We want you to have all the information you need to make an informed decision on where and what you want to study. To help you choose the course that’s right for you, we aim to bring to your attention all the important information you may need. Our What You Need to Know page offers detailed information on key areas including contact hours, assessment, optional modules, and additional costs. For research programmes this includes research fees and research support fees.

Find out More

An Introduction to Your Modules

Module Overview

Dewesternizing Film Studies aims to rethink and reassess the conceptual apparatus of contemporary film studies and theory to test its suitability for the analysis of film production, exhibition and reception in a variety of non-western contexts.

Module Overview

This module provides students with the opportunity to gain practical production experience, including scriptwriting, directing, camera, lighting, sound recording and editing skills. These are practised via production of two short digital films (documentary, experimental or fiction), which are assessed.

Module Overview

This module is designed to enable students to use a chosen medium (radio or single or *multi camera production or screenwriting or photography or design or new media) as a means of personal expression.

The module will be organised around providing students with the opportunity to further develop technical skills and techniques in their chosen specialism so as to: develop an original concept, undertake appropriate production research, schedule the project, produce the project and edit the project. A smaller project within this module aims to enable students to conduct the research, development and planning necessary for the final masters project in their chosen specialism.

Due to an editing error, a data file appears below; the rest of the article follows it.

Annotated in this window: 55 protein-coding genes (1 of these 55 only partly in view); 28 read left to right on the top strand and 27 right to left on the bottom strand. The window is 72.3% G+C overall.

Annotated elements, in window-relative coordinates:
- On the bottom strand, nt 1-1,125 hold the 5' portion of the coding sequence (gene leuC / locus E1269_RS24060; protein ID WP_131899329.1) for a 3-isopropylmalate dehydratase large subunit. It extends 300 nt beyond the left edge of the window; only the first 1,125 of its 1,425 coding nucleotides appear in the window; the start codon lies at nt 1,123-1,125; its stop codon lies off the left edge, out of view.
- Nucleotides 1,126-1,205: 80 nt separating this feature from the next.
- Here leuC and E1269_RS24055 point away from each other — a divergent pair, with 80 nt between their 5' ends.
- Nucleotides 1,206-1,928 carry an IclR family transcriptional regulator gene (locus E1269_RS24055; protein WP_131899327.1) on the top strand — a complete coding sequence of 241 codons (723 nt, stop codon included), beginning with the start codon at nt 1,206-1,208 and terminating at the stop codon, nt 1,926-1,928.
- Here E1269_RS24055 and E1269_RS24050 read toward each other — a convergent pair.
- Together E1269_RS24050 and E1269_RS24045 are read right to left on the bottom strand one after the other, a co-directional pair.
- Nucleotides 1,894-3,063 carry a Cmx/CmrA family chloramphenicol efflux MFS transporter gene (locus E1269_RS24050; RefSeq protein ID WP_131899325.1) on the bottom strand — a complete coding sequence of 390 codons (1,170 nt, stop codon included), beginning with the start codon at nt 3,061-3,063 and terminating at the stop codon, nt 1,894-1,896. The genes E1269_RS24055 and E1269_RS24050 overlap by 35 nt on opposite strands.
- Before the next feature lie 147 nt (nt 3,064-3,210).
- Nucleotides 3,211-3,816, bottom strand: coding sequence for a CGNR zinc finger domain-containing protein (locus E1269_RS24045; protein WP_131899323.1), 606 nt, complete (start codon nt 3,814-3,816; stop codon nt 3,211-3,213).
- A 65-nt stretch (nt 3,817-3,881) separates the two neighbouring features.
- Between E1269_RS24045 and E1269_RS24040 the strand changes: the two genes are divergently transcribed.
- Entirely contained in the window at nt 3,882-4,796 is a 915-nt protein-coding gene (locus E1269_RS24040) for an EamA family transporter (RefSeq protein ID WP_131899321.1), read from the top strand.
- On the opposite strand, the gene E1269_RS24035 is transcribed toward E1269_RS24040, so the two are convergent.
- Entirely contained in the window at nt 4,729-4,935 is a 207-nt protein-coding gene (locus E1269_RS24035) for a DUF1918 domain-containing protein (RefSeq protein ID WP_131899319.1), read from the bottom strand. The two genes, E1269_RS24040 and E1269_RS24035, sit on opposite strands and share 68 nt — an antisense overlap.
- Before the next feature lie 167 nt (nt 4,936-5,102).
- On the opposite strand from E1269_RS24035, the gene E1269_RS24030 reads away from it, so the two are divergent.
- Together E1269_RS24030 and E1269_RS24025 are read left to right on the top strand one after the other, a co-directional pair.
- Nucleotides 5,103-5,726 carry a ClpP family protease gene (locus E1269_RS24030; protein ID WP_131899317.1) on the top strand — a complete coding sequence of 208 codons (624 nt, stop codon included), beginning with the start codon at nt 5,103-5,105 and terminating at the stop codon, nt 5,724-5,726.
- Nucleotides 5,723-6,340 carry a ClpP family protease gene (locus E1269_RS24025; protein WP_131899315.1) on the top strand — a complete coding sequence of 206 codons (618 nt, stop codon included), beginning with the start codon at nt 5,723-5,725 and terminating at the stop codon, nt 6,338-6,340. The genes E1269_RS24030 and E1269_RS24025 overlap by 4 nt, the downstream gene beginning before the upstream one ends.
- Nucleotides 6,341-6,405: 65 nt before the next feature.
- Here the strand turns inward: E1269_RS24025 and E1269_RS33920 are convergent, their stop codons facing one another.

*Dependent on the numbers of applicants wishing to specialise in this production platform.

Module Overview

This module aims to provide students with the opportunity to realise the project idea which they developed in Project Pre-Production. The project is expected to be, depending on the student’s chosen specialism, a programme, a script, an extensive still image or design portfolio or new media project. It is intended that the project will contribute to the development of the student as someone capable of conceiving and realising a creative project to a professional standard. It is designed to provide students with the opportunity to develop their conceptual, critical, creative, technical and organisational skills to a high order.

Module Overview

This module examines the multi-directional and variable relationship between gender, media and culture. We will interrogate the category of gender as a tool of cultural analysis and its relation to media and popular culture. Gender will be presented as central to media and cultural formations, while media, mediation and culture will be presented as central to gender formations. Key concepts to be examined in relation to gender will include body, class, power, sexual difference, masculinity/femininity race/ethnicity, identity/non-identity and subjectivity. These concepts will be introduced and examined in relation to case studies, media practices and texts from a variety of historical and geo-political contexts.

Module Overview

This module examines the specific social, cultural and political implications of everyday life in the 21st Century. It will aim to do this by attending to the expression and mediation of these issues in popular culture, dominant discourse and creative practice.